If there’s anything that retail should learn from the now-deposed king of social media outrage Martin Shkreli, it’s that consumers always have a line they don’t want businesses to cross. For Shkreli, raising the price of life-saving medications should have been a no-brainer if he cared about staying on the right side of public opinion, but sometimes that’s not always a black-and-white issue for retailers engaged in multiple verticals just to get an affordable product on the shelf.
However, with millennial consumers more concerned about the social philanthropy (or at least the absence of exploitation) inherent in their favorite brands, Segura Systems is banking on turning the need for moral corporate stewardship into a cottage industry.
Segura Systems, a startup focused on supply chain monitoring with a special eye toward potential human rights abuses and other unsavory or borderline illegal production practices used by unscrupulous contracting organizations, recently announced that it had secured $3 million in funding from Octopus Ventures. The funding will be put to immediate use as the London-based Segura seeks to market its supply chain software to retailers affected by the U.K.’s passage of the Modern Slavery Act, which requires companies to keep accurate records on every step of their supply chain.
This is an infamous problem for many apparel retailers that lower costs through production agreements but cede control of workplace conditions over to third parties. The human rights issues are apparent, but there’s also the economic impact of not if but when supply chain abuses come to light. Not only are brands forced to absorb potential fines and costs from changing manufacturing arrangements, but the intangible damage to brand image among millennial consumers might be impossible to recoup.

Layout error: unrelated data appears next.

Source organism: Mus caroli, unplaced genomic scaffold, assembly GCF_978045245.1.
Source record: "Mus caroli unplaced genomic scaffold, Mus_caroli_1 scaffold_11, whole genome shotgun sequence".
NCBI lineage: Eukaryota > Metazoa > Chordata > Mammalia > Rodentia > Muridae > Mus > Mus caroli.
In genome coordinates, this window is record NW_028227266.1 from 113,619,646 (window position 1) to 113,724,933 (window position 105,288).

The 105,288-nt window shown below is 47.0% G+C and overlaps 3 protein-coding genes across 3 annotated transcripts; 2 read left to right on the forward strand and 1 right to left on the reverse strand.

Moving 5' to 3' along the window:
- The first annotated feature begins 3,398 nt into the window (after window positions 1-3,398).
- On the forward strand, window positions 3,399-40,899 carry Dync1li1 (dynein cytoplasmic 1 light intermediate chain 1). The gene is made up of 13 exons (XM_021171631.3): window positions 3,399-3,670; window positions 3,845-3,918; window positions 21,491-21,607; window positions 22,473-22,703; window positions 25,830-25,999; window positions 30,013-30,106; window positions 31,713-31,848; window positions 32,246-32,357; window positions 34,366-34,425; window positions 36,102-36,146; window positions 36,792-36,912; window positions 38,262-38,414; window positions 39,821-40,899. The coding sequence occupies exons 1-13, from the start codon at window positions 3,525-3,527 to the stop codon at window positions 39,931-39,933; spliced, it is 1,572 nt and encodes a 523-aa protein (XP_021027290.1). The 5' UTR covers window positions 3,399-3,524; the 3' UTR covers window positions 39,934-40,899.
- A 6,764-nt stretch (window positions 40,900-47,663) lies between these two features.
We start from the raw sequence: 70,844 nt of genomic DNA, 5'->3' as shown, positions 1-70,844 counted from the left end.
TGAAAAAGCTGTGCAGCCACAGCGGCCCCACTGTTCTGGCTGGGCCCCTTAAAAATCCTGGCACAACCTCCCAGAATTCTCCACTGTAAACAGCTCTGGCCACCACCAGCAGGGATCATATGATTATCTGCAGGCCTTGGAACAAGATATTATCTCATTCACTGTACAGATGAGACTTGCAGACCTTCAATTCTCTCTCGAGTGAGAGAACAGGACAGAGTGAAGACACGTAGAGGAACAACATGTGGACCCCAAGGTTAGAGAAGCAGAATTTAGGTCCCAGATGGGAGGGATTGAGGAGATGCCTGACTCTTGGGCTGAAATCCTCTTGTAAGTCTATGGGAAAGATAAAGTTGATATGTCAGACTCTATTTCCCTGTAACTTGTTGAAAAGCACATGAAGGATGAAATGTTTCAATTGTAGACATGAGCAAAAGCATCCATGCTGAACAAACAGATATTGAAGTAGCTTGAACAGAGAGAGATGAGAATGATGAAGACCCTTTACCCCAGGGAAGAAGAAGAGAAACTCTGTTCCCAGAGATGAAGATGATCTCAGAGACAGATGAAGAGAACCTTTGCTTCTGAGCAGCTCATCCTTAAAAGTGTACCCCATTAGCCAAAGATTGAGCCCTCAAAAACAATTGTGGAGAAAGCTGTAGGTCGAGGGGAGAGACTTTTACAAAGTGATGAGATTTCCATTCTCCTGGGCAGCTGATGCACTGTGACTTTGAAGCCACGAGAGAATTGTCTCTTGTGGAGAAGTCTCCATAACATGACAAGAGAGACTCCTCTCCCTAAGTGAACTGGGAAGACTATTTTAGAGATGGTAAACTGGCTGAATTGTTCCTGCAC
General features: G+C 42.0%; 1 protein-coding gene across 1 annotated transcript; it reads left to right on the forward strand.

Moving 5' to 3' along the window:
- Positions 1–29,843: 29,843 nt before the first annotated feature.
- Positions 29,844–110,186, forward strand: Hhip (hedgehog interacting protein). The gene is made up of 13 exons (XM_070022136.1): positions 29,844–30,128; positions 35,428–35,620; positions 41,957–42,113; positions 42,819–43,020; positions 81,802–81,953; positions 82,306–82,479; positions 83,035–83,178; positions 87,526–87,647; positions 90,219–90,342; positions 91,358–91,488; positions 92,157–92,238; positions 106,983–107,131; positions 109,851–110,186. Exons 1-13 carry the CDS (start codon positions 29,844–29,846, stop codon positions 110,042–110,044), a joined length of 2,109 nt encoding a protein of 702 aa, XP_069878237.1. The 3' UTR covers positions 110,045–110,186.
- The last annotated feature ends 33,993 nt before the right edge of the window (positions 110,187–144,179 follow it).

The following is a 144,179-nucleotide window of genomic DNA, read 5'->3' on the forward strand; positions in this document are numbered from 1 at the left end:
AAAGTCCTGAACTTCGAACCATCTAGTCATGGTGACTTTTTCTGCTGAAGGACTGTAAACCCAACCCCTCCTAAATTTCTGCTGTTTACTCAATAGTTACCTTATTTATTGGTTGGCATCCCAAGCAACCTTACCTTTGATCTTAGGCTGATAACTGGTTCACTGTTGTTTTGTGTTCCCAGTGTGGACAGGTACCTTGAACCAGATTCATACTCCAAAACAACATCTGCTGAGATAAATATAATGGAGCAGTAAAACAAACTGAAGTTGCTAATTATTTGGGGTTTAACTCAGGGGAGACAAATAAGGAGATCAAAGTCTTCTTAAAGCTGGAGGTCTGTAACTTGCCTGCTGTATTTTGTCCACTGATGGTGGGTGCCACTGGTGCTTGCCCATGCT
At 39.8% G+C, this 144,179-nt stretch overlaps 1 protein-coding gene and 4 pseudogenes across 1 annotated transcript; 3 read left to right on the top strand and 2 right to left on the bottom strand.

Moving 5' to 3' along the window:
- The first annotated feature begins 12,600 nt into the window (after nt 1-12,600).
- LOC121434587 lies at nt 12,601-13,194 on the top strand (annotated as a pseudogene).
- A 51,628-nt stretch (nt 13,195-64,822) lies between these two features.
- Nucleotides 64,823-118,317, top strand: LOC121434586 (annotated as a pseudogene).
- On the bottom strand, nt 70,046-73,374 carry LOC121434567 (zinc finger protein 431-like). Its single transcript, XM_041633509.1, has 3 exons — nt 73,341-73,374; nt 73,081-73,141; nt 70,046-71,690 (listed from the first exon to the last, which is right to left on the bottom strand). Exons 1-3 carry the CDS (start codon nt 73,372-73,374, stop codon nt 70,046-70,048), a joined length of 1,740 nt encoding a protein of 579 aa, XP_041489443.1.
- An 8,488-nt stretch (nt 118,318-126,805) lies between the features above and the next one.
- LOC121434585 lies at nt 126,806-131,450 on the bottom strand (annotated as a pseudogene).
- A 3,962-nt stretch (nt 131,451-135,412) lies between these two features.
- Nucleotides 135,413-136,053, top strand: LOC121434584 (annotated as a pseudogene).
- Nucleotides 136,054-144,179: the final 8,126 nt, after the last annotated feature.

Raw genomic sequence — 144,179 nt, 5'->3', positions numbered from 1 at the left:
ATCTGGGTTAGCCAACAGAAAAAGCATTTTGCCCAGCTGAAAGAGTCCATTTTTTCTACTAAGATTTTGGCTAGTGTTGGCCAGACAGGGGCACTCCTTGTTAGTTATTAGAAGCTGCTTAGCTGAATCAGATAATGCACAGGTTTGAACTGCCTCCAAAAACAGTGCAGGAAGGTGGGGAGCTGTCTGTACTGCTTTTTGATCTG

According to an Aflac survey, the degree to which brands demonstrate corporate social responsibility determines how likely consumers are to remain loyal shoppers. For example, 81 percent of consumers are more likely to shop from brands that actively participate in charitable giving or events all year instead of at distinct times. This dynamic applies from the other perspective as well: 75 percent of shoppers said they would prefer to work for a company that demonstrates corporate responsibility.
Wanting good products and good philosophy from brands seems more like an ingrained tenet of millennial lifestyles than any market preference, and brands need to be aware that distaste for a company’s unsavory actions — however much Shkreli might approve — could be enough to turn even the most loyal millennial consumer off from otherwise high-quality products. However, as Malcolm Ferguson of Segura’s backer Octopus Ventures noted, the modern worldwide economy can be so interconnected at times that it doesn’t take evil corporate masterminds to run afoul of sound supply chain management.
“Globalization has been an incredible force, but one direct impact is that extended supply chains are now astonishingly complex,” Ferguson said in a statement. “For a business to have full visibility on its direct and extended supply chains is getting more difficult, at a time when consumers and policy-makers are growing ever more aware of the ethical risks at work.”
Segura streamlines this process by compiling all supply chain orders under a unified database, which Segura keeps updated with a list of pre-approved contracting organizations. Whenever a new partnership is made and added to the system — as well as when any new order is placed or received outside of it — the company is able to move quickly to correct the error. While this does place more burden on suppliers and has driven some away from Segura’s retail partners, certain suppliers who stayed on with their original brands and Segura increased orders by up to 1,000 percent, Fortune reported.
Of course, the good in Segura’s mission isn’t to increase profits; it’s to ensure that the global economy isn’t chewing up workers and spitting them out in the process. However, as millennials and their sense of social responsibility grows to dominate the retail landscape, bringing software like Segura’s on board might end up being a financial decision after all.